Professional Training - personal therapy as a learning therapy

In the training, most universities have made it compulsory that a trainee undergoes personal therapy during the education. Personal therapy here is also can be known as a form of learning therapy and for personal developments. One would question, 'I don't have major issues in my life, why should I go through personal therapy?' Isn't therapy only for those with real psychological problems? 

Each of us comes from different background, upbringing, social influences, culture, experiences... each of us carries a different lens and view the world in our own perspectives and understanding. Each of us may carry a certain bias and prejudice. It is important and crucial to heighten self-awareness, a deeper understanding and insight of oneself (Rutten-Ng, 2009).

In my final paper, I discovered the importance of identifying, exploring, and in my case, the need to resolve the 'blind spots' (Rutten-Ng, 2009). Freud recognised that a therapist's 'blind spots' can interfere with the materials presented by the clients as we use ourselves as an instrument in the therapy process (Duthiers, 2005). Schoop (2000) also shared 'once we have recognised and dealt with them, they won't have a negative influence on our work.' 

Often, resistance and avoidance will emerge when one has to confront with oneself, especially when it is a non-verbal movement, whether it is a personal therapy, in training or workshops. The idea of having to move can bring about fear of revealing oneself. Sometimes, to express verbally is already difficult, what more if it's a non-verbal movement. According to Casey, the body carries the memory of the traumatic experiences and it contains sensations of painful experiences (Pylvaninen, 2003). From my experience, sometimes, nothing happens; sometimes, resistance and avoidance come; and sometimes, it can be overwhelming. It is to allow what is happening at the present moment to be where one is at.

I chose to do dance/movement therapy for my personal therapy as I believe in the integration of the body, mind, emotion and the spirit (Rutten-Ng, 2009). Dance/movement therapy has certain attributes of the humanistic school of psychotherapy which includes the body, mind and spirit, and 'aims at the awareness and expression of affect or feelings' (Seier & Wastell, 2003, p.39). It uses movement to explore feelings throughout the body, identifies the blockage to feelings and permits expression of the whole person (Seiser & Wastell, 2002).

Movement often brings to light what the body-memory contains. Casey defined it as habitual body-memory which means the active presence of the individual's past in the body and the contents are constantly in the background of human experience (Pylvaninen, 2003).

The benefits of personal therapy are not just for personal growth, process and development (Rutten-Ng, 2009) but also to 'therapists' professional functioning' (Duthiers, 2005). Schoop (2000) pointed out that the knowledge of our own difficulties makes it possible for a therapist to have a better understanding of the difficulties of others. Macran, Stiles,and Smith (1999) also found out that therapists translated their experiences in personal therapy into ways of being a therapist themselves.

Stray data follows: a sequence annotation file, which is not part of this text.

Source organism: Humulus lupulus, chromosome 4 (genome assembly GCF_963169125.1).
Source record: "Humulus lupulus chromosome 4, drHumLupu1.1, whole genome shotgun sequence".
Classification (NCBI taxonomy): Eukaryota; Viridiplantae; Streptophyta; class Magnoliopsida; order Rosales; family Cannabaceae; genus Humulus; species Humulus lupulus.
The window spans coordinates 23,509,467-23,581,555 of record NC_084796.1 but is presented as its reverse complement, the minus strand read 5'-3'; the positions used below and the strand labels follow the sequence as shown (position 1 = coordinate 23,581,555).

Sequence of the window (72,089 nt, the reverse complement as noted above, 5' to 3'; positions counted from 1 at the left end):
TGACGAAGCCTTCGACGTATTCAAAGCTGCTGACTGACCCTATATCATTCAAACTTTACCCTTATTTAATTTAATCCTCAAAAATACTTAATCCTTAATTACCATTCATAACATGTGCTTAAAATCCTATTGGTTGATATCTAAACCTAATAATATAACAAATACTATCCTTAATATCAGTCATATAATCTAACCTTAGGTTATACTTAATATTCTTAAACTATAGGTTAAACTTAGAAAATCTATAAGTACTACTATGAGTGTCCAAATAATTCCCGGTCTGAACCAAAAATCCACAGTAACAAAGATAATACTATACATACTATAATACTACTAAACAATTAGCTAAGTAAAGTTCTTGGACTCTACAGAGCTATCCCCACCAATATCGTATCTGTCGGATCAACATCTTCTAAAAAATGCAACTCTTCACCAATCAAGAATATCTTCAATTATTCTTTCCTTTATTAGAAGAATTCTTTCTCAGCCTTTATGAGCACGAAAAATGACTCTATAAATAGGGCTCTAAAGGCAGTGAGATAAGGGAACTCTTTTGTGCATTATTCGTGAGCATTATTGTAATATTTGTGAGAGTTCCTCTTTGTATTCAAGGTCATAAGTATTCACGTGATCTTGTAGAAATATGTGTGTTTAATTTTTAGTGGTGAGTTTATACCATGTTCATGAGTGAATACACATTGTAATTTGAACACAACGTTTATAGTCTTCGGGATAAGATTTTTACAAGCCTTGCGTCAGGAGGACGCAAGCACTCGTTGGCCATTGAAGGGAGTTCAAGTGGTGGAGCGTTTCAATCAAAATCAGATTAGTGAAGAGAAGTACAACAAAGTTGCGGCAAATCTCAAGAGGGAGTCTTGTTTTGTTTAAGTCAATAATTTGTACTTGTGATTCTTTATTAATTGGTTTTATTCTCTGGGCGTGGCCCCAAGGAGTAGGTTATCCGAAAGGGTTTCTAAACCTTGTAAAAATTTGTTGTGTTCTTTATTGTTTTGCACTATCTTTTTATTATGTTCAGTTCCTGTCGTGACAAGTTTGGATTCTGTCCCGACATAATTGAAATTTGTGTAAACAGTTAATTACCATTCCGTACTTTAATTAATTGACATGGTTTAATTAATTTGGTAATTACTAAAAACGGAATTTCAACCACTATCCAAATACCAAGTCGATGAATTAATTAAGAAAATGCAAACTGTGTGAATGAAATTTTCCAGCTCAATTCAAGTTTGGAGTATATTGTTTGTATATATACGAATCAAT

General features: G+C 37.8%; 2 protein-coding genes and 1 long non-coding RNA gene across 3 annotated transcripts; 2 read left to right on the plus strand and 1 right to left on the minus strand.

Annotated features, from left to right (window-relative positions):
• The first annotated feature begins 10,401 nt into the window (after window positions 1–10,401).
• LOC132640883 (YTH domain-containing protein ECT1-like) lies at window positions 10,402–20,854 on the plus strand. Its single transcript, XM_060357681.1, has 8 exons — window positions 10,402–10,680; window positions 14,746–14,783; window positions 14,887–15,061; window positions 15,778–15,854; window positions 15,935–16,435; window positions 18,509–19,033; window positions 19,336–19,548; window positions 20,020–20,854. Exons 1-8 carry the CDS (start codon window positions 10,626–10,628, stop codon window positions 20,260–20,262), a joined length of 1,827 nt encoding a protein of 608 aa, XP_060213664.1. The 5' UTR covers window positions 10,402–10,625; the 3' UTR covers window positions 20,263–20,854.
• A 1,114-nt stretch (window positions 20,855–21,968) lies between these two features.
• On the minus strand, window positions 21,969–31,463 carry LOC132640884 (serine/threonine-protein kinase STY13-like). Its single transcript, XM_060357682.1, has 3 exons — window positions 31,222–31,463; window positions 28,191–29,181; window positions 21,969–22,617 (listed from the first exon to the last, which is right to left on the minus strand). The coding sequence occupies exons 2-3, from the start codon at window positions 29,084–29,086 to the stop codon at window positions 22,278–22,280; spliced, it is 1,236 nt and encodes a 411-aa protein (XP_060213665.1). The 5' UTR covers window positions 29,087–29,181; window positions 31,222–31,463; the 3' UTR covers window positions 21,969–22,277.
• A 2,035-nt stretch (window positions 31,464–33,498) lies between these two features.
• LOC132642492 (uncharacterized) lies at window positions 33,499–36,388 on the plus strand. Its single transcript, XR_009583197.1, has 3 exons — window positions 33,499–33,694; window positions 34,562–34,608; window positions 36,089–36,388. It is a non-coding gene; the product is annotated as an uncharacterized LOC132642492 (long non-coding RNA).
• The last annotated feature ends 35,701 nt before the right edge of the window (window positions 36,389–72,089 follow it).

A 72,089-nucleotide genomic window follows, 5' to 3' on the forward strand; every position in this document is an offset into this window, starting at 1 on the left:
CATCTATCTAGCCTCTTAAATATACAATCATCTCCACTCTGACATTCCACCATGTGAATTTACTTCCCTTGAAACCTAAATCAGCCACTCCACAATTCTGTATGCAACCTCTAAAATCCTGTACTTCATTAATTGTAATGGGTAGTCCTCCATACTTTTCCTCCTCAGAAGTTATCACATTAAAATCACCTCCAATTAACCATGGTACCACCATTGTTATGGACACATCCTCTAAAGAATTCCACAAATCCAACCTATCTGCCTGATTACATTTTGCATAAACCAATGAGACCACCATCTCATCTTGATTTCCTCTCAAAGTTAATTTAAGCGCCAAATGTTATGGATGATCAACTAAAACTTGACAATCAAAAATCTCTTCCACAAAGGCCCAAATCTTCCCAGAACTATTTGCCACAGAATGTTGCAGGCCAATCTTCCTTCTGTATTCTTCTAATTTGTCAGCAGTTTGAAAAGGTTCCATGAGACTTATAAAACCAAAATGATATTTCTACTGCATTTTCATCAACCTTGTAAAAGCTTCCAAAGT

I don't just encourage only professional fields who are working with people, be it a teacher, nurse, doctor, psychologist, therapist, coach, caregiver, trainer... to go for personal developments, but anyone who wants to develop a deeper self-awareness and insight towards oneself.

Duithers, L.J. (2005) Countertransference awareness and therapists' use of personal therapy. ProQuest Dissertations & Theses . Alabama, Aubrun. Http://gradworks.umi.com/31/89/3189270.html

Macran, S., Stiles, W.B. & Smith, J.A. (1999). How does personal therapy affect therapists' practice? Journal of Counseling Psychology, 35, 385-390. 

Pylvanainen, P. (2003). Body Image: A tripartite model for use in dance/movement therapy, American Journal of Dance Therapy. 12(1), 39-55.

Rutten-Ng, E. (2009). How does personal therapy affect an intern in becoming a dance/movement practitioner: personal growth and processes. Unpublished paper, Postgraduate programme in dance therapy, Codarts, University for the Arts in Rotterdam.

Schoop, T. (2000). Motion and emotion, American Journal of Dance Therapy, 22(2) 91-101.

Sieiser, L. & Watsell, W. (2002). Interventions and techniques. Buckingham, Philadelphia: Open University Press.

4 October 2010

My Final Paper

How does personal therapy affect an intern in becoming a dance/movement
practitioner: personal growth and processes

This paper is based on a personal reflection of an intern on how personal
therapy has played a role in influencing her in becoming a dance/movement
practitioner with supervision and on-site supervision. It draws upon certain
themes and learning points in her personal therapy and internship where they
were critically reflected from her journals and reflection notes.

Key words:
anger, clashes, dance/movement practitioner, empathy, closure, intern,

internship, personal therapy, placement, supervision, transactional theory

This was my concluding final paper for my final year. If you're interested in reading the paper, please email dancetherapy@gmail.com.